Megadeth

Super Collider

Super Collider

Universal Music Enterprises/Universal Music Australia
Reviewed By Simon Milburn
Published 14/06/2013

A collision of some ideas that work and others that don’t

When it comes to a new album by any of the “Big Four” bands, I’m always interested to see what they come up with after all these years. All four bands have set unenviable standards for not only every metal band that has come along since then but also inevitably themselves as well. By the benchmarks set by those seminal classics, we will – rightly or wrongly so – compare everything they do against those albums for the rest of their career. It’s just how it is.

Now, I’m not going to get into which Megadeth album is the benchmark – because really, it’s Peace Sells ... But Who’s Buying? and there is no further discussion to be entered into – but it’s fair to say that the band’s output since the abortion that was Risk in 1999 has been inconsistent at best. Right up to that more than aptly titled album, it was easy to see why Megadeth’s stock went up in so many ways. With 1997’s Cryptic Writings, it peaked and came crashing down in a bloody mess with Risk. Since then, the band’s highlights have been easily been 2007’s United Abominations and to a lesser extent 2009’s Endgame. The rest have been consistently average at best.

So, with album number 14 – titled Super Collider – in my CD player, what does this mean for one of metal’s biggest acts? Well, the short answer is consistently average. I think we’ve all seen some of the absolutely scathing comments and reviews of Super Collider out there and to be fair, it’s definitely not that bad, and it’s definitely not as bad as Risk. However, it’s certainly nowhere near as impressive as United Abominations in this post Risk era.

I have to get this out of the way first though – the title track and Forget To Remember are easily the album’s weakest moments. They are weak sounding album-oriented rock thanks to their infectious choruses. These tracks that would fit easily alongside the more rock oriented material that Dave Mustaine and Co. churned out between 1992 and 1997. I could easily do without the terrible Don’t Turn Your Back... though.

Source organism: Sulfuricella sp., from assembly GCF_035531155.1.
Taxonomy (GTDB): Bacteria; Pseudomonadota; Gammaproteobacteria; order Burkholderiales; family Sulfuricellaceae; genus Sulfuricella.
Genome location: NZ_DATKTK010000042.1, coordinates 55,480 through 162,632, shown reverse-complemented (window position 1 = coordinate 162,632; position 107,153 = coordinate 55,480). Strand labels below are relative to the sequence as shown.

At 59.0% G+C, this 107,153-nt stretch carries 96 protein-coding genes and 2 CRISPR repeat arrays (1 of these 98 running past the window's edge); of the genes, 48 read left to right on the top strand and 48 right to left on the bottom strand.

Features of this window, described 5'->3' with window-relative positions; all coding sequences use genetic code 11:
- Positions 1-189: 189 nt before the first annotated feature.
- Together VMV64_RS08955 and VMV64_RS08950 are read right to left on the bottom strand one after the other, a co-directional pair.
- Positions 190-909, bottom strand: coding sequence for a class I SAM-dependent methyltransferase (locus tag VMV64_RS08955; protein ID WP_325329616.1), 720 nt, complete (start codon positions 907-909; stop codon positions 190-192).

The album on the whole isn’t the train wreck that others have described it as. It opens up in stellar fashion with the excellent Kingmaker that reminds me of Sleepwalker (from United Abominations) or Dialectic Chaos (from Endgame) which were both excellent openers to their respective albums. The riffy Built for War is also a stand out track thanks to the off time feel and even Dancing in the Rain is decent enough if you can get past the somewhat average lyrics at times and it finishes reasonably well with a solid cover of Thin Lizzy’s Cold Sweat.

Super Collider is certainly not without its flaws. There are some moments that truly make me cringe and wonder just what the hell Dave and Co. were thinking. Then, there are others that restore my faith in what they do. I’ve said it once and will reiterate it now – it’s nowhere near the abomination that Risk was. Any fears of that can be put to rest. To compare against the other end of the band’s musical output, it doesn’t compare in the slightest to any of Megadeth’s legendary first four albums.

Where does that leave us then? Well, if this was not a Megadeth album, you could probably describe is as a slightly above average album. But given this is a Megadeth record, one can only say that Super Collider is another inconsistent effort that leaves very little last impression. Like I said early on, they set the benchmark high many years ago. Even though some of their more recent efforts were great efforts that really did capture some of the energy that we all expect from Megadeth, sadly Super Collider is merely a slightly above average album at best that is equally frustrating and enjoyable to listen to at the same time.

More from Megadeth

Super Collider

Universal Music Enterprises/Universal Music Australia

Reviewed By Simon Milburn
Published 14/06/2013